Friday Fly-Fishing Film Festival 10.30.20

Welcome to our Mischief Night edition of the Orvis News Friday Fly-Fishing Film Festival, which gives us a chance to use our Halloween-themed header (which I love). Each week, we scour the Web for the best fly-fishing videos available and then serve them up for you to enjoy. This week, we’ve got eleven fabulous videos that will take you from New Zealand to Maine and from South Africa to British Columbia. There’s plenty of homespun angling here, as well.

For best results, watch all videos at full-screen and in high definition. Remember, we surf so you don’t have to. But if you do stumble upon something great that you think is worthy of inclusion in a future F5, please post it in the comments below, and we’ll take a look.

We kick things off with a great trailer for a film about traveling the world to chase fish with a fly rod.
Orvis ambassador Hilary Hutcheson talks about the value of gear that lasts and the power of sporting legacy.
Jeff LaBree is one of our favorite guides guide at Orvis-endorsed Libby Camps, and here he describes his love for northern Maine.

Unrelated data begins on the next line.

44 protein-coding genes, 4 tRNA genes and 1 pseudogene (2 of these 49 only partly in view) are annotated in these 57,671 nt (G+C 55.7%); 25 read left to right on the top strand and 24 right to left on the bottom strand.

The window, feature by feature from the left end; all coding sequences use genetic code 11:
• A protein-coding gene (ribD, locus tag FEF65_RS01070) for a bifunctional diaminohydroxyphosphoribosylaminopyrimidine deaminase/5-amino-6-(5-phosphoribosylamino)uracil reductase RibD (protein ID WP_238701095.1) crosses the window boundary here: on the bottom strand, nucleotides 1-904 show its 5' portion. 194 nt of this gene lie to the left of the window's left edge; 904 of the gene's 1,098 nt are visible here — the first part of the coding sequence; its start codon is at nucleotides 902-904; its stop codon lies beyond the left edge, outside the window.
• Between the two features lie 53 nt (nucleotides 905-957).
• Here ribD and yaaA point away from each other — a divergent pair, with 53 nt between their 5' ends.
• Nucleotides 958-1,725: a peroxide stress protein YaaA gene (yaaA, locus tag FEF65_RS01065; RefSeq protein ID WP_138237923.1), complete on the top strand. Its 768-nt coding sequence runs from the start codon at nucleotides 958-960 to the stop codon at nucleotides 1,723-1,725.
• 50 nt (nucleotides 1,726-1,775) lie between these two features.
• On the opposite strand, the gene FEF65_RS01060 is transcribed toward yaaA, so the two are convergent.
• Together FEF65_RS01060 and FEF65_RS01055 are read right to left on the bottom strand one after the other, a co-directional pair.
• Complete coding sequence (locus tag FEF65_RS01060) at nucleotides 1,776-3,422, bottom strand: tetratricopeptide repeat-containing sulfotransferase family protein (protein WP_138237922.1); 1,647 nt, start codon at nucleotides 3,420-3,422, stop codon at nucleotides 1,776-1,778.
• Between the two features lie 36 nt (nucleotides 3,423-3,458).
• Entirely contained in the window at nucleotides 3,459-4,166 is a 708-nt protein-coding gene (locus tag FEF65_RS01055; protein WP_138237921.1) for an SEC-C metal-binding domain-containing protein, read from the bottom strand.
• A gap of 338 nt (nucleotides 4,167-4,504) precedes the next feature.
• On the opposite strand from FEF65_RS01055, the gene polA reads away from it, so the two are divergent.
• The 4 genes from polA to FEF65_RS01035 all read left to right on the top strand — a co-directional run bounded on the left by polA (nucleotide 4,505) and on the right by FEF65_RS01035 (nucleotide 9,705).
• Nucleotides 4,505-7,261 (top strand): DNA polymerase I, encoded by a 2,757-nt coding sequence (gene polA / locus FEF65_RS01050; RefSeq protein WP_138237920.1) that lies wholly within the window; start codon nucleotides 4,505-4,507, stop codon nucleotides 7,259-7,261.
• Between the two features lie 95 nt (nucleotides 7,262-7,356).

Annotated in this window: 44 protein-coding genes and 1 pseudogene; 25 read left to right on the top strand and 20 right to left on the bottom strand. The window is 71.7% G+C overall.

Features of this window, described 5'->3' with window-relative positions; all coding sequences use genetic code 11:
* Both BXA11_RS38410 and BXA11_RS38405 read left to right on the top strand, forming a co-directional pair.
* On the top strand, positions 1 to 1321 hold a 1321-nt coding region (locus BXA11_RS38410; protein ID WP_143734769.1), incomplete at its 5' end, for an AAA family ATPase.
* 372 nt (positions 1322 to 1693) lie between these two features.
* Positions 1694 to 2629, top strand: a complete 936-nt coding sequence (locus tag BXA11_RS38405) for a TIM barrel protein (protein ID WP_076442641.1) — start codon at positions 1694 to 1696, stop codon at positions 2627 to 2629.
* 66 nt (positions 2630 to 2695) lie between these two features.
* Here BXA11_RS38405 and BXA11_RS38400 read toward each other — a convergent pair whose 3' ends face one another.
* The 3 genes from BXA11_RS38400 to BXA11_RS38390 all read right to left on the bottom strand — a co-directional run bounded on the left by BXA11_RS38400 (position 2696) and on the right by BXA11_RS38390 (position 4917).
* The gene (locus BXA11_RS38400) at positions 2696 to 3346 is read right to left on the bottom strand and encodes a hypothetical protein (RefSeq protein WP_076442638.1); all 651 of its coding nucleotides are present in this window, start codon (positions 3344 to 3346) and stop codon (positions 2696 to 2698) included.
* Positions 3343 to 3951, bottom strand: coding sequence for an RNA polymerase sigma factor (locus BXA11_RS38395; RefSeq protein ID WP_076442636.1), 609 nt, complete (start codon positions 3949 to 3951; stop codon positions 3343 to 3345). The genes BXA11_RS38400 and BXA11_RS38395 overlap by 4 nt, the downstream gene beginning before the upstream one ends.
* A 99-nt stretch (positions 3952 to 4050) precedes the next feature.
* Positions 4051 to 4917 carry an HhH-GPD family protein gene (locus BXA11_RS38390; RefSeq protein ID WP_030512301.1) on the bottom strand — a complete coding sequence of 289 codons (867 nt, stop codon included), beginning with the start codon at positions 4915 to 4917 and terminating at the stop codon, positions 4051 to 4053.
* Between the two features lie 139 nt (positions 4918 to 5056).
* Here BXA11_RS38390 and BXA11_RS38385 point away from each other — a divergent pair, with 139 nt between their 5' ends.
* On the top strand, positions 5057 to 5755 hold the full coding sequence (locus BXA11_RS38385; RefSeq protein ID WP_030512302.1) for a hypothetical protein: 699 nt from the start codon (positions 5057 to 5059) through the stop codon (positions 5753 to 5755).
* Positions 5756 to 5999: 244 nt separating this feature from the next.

I have been fascinated by yellowfish for a while now, and this looks like an amazing place to chase them on dry flies.
I’ma be honest: I’d never heard of Central City, Colorado. Now I wanna go.
The fishing looks epic, but can the film live up to the intense drama of the trailer?
Most videos we see about bluegills feature farm ponds, so I was excited to find this river-fishing version.
No crowds, a bit of ice, and some fine trout: Looks awesome.
Trout season is kicking off in New Zealand.
Here’s an important rumination on the value of public land, with great angling footage.
Two-handing it for salmon in the Squamish River in British Columbia.

One thought on “Friday Fly-Fishing Film Festival 10.30.20”

  1. We are starting to see more grizzly bears on the Squamish now. I never have and I never want to either but the newspapers are making a lot of noise about them. And although the salmon are there, the overall strength of the runs is significantly down. Pink Salmon retention rates are 1/2 of what they used to be. As I write this comment (October 31, 2020), you can’t fish for Chum (or Dog) Salmon. You can fish for Coho (or Silvers) only. But for sure, it’s a lovely river to fish. The scenery alone will knock your socks off. And if you do manage to hook into a Chum, you’re in for a thrilling ride. Occasionally, you get a Steelhead, and we all know what fun that is.

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